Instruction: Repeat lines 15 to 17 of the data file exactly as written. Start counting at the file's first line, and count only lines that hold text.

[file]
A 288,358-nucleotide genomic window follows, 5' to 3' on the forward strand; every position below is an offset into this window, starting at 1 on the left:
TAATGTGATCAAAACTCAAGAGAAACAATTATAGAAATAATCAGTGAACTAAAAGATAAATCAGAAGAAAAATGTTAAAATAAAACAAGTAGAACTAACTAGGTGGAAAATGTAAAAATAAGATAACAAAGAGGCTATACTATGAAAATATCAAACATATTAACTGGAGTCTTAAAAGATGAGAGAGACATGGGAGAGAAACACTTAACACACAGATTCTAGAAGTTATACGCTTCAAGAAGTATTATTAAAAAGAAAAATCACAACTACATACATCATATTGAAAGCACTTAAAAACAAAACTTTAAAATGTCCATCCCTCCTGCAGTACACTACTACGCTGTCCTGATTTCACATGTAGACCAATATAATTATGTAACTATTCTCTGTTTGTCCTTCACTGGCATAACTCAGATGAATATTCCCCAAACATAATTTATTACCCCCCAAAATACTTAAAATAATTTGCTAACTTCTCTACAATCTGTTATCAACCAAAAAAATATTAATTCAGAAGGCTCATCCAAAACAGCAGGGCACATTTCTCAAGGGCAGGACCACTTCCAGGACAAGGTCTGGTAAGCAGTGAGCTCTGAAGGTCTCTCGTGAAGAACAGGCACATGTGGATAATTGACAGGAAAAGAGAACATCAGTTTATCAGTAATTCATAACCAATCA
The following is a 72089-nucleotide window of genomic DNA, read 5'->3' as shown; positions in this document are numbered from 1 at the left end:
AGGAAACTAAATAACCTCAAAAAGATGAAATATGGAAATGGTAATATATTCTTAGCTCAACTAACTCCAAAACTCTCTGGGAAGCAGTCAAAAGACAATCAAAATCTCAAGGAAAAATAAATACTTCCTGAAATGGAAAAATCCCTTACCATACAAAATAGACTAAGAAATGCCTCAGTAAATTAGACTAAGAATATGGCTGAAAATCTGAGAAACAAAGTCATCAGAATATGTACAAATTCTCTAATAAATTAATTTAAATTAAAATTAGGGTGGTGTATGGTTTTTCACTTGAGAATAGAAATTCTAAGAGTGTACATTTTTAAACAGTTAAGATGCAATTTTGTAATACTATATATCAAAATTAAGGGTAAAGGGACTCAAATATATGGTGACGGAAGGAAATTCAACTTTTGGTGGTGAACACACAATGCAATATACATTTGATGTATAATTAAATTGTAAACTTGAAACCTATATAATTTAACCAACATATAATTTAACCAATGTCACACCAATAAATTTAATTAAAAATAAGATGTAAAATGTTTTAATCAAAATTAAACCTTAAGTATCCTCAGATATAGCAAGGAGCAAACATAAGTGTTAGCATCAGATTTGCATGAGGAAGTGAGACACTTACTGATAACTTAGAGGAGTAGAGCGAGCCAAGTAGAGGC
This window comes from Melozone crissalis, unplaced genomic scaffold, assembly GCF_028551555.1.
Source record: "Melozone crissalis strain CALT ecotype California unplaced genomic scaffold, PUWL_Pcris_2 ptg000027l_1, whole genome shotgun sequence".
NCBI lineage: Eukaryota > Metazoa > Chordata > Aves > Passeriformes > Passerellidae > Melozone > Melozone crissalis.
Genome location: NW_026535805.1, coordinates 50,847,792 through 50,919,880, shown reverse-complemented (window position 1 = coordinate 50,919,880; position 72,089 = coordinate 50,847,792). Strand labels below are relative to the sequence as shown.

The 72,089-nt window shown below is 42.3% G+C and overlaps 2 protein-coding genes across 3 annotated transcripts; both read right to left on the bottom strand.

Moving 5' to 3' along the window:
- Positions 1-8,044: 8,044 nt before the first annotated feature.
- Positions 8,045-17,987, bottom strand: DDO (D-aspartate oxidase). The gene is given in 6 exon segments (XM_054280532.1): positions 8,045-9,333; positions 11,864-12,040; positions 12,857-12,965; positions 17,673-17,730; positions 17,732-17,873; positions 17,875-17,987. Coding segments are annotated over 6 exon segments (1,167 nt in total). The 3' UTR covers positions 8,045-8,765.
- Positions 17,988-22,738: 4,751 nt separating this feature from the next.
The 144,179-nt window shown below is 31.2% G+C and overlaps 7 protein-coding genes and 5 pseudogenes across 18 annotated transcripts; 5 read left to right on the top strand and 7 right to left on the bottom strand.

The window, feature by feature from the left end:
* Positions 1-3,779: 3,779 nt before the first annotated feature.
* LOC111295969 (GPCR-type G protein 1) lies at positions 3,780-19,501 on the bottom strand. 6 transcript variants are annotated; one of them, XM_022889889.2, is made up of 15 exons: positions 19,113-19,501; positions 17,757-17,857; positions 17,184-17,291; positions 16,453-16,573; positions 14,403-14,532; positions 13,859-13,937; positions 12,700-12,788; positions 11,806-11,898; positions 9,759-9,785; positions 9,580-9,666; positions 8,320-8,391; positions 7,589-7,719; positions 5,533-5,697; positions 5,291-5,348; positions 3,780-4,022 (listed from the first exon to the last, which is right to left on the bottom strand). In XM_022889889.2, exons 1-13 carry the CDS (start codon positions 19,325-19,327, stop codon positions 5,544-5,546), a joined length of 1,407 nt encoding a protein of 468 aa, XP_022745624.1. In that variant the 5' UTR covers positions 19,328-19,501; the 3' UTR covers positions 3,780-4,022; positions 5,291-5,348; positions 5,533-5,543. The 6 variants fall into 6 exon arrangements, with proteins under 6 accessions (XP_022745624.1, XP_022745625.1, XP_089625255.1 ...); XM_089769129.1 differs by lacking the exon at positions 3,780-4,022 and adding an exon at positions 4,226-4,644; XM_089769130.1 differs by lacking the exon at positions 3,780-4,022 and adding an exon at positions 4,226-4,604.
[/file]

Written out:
The window, feature by feature from the left end:
* Positions 1-3,779: 3,779 nt before the first annotated feature.
* LOC111295969 (GPCR-type G protein 1) lies at positions 3,780-19,501 on the bottom strand. 6 transcript variants are annotated; one of them, XM_022889889.2, is made up of 15 exons: positions 19,113-19,501; positions 17,757-17,857; positions 17,184-17,291; positions 16,453-16,573; positions 14,403-14,532; positions 13,859-13,937; positions 12,700-12,788; positions 11,806-11,898; positions 9,759-9,785; positions 9,580-9,666; positions 8,320-8,391; positions 7,589-7,719; positions 5,533-5,697; positions 5,291-5,348; positions 3,780-4,022 (listed from the first exon to the last, which is right to left on the bottom strand). In XM_022889889.2, exons 1-13 carry the CDS (start codon positions 19,325-19,327, stop codon positions 5,544-5,546), a joined length of 1,407 nt encoding a protein of 468 aa, XP_022745624.1. In that variant the 5' UTR covers positions 19,328-19,501; the 3' UTR covers positions 3,780-4,022; positions 5,291-5,348; positions 5,533-5,543. The 6 variants fall into 6 exon arrangements, with proteins under 6 accessions (XP_022745624.1, XP_022745625.1, XP_089625255.1 ...); XM_089769129.1 differs by lacking the exon at positions 3,780-4,022 and adding an exon at positions 4,226-4,644; XM_089769130.1 differs by lacking the exon at positions 3,780-4,022 and adding an exon at positions 4,226-4,604.